Our data here demonstrate that the endosomal/lysosomal protease cathepsin L is involved in proteolytic maturation of the Hendra virus F protein. The incubation of Vero cells expressing Hendra virus F in the presence of nonspecific and specific cathepsin inhibitors reduced the cleavage of Hendra virus F (Fig. ). shRNA to cathepsin L suppressed cellular protein levels and enzymatic activity (Fig. ) and gave dramatically reduced proteolytic processing of the Hendra virus F protein (Fig. ). The low fusogenic activity of Hendra virus F in shRNA-expressing cells paralleled negligible amounts of cleaved Hendra virus F (Fig. ). Finally, we demonstrated that purified cathepsin L can digest precursor Hendra virus F0
to corresponding F1
subunits (Fig. ). These results fit with our previous characterization of Hendra virus F processing (25
), as cathepsin L does not require Ca2+
but is highly sensitive to increases in intracellular pH.
Lysosomal cysteine cathepsin proteases historically are thought of as destructive enzymes involved in the degradation of intracellular and endocytosed proteins (17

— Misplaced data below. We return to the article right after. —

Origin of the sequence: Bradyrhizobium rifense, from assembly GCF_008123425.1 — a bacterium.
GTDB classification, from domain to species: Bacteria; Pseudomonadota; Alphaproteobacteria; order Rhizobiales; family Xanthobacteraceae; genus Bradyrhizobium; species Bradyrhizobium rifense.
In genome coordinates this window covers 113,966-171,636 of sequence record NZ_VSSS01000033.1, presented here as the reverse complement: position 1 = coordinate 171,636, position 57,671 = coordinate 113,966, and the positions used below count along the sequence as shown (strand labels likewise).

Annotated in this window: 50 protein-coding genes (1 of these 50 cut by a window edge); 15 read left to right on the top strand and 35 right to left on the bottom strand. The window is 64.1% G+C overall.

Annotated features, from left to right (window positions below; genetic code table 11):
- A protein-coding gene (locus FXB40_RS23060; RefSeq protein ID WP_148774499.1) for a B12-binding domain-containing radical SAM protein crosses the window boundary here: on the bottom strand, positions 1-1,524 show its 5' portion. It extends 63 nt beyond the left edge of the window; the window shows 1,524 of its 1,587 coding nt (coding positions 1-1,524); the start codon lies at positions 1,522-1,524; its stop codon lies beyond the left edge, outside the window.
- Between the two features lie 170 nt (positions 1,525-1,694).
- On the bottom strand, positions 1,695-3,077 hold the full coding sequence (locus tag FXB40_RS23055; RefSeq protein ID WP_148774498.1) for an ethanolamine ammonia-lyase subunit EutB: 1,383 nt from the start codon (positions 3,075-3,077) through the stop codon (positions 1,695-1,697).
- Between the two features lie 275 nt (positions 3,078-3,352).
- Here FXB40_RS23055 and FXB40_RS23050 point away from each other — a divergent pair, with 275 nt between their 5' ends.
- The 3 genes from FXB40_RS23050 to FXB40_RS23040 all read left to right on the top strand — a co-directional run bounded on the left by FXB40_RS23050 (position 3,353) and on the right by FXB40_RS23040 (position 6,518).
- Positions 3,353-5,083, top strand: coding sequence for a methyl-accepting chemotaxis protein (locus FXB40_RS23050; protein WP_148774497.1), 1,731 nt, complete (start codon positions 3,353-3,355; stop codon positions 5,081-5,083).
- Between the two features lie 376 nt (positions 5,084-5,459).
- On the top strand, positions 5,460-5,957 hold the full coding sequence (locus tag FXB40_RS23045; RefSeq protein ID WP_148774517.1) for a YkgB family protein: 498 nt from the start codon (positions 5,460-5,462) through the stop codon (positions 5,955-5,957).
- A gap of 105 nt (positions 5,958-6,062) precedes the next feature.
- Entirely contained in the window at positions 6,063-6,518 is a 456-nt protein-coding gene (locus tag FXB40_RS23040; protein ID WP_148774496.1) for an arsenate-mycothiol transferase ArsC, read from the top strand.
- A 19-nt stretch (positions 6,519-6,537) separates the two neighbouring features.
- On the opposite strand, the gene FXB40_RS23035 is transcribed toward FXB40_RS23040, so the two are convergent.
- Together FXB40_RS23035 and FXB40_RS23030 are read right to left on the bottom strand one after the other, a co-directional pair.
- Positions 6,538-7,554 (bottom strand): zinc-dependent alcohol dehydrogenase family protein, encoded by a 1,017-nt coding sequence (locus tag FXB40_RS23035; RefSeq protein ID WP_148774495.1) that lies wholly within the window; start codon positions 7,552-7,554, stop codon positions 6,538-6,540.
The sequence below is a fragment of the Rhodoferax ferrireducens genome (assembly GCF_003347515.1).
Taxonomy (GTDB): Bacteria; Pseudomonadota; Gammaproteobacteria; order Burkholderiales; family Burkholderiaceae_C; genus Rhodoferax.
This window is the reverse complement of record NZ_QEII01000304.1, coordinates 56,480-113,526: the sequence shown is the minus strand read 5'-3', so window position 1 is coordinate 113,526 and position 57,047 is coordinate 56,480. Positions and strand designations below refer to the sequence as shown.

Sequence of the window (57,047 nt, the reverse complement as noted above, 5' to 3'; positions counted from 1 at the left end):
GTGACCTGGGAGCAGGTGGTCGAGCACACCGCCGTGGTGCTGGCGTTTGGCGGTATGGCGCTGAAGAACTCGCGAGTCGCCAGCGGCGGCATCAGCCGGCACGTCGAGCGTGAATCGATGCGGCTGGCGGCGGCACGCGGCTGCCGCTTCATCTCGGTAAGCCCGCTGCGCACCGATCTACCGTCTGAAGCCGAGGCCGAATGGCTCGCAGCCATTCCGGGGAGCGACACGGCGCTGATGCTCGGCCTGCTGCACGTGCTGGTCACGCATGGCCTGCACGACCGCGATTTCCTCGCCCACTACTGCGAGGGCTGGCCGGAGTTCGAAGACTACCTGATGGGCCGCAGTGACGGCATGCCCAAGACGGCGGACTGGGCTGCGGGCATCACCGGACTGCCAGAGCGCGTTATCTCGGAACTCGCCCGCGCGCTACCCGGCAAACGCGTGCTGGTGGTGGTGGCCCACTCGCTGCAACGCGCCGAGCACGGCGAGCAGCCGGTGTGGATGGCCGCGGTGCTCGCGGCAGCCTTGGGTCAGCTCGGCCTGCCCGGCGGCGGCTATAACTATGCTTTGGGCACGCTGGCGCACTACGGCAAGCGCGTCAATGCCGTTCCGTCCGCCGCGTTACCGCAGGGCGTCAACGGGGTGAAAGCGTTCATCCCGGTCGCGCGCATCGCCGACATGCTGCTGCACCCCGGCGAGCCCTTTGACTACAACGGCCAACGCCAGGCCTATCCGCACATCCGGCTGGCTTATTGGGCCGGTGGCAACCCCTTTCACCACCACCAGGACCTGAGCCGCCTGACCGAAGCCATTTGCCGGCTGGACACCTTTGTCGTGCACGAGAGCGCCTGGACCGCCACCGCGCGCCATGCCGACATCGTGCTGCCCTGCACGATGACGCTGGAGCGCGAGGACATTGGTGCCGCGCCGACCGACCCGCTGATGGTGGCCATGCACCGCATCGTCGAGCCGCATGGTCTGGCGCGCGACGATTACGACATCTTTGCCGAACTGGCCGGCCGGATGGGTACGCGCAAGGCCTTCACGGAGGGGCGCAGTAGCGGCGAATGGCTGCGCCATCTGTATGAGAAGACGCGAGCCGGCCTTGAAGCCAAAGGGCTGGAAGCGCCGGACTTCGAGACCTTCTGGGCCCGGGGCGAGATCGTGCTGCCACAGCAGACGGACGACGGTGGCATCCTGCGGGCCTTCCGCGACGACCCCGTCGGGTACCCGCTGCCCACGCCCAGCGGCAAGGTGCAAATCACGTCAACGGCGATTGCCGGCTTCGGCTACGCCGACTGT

). Despite the adverse association of cathepsin L with tumor metastasis (29
) and osteoporosis (26
), cathepsin L plays a number of important physiological roles in the cell, including major histocompatibility complex class II antigen presentation in cortical epithelial cells of the thymus (24
), epidermal homeostasis (26
), hair differentiation (27
), and proteolytic processing of the CDP/CUX transcription factor (10
) and prohormones (34
). Cathepsins have also been reported to affect some viral processes. Following receptor-mediated uptake of the nonenveloped reovirus, cathepsins B and L digest the outer capsid proteins to form infectious subvirion particles which are then able to enter cells (8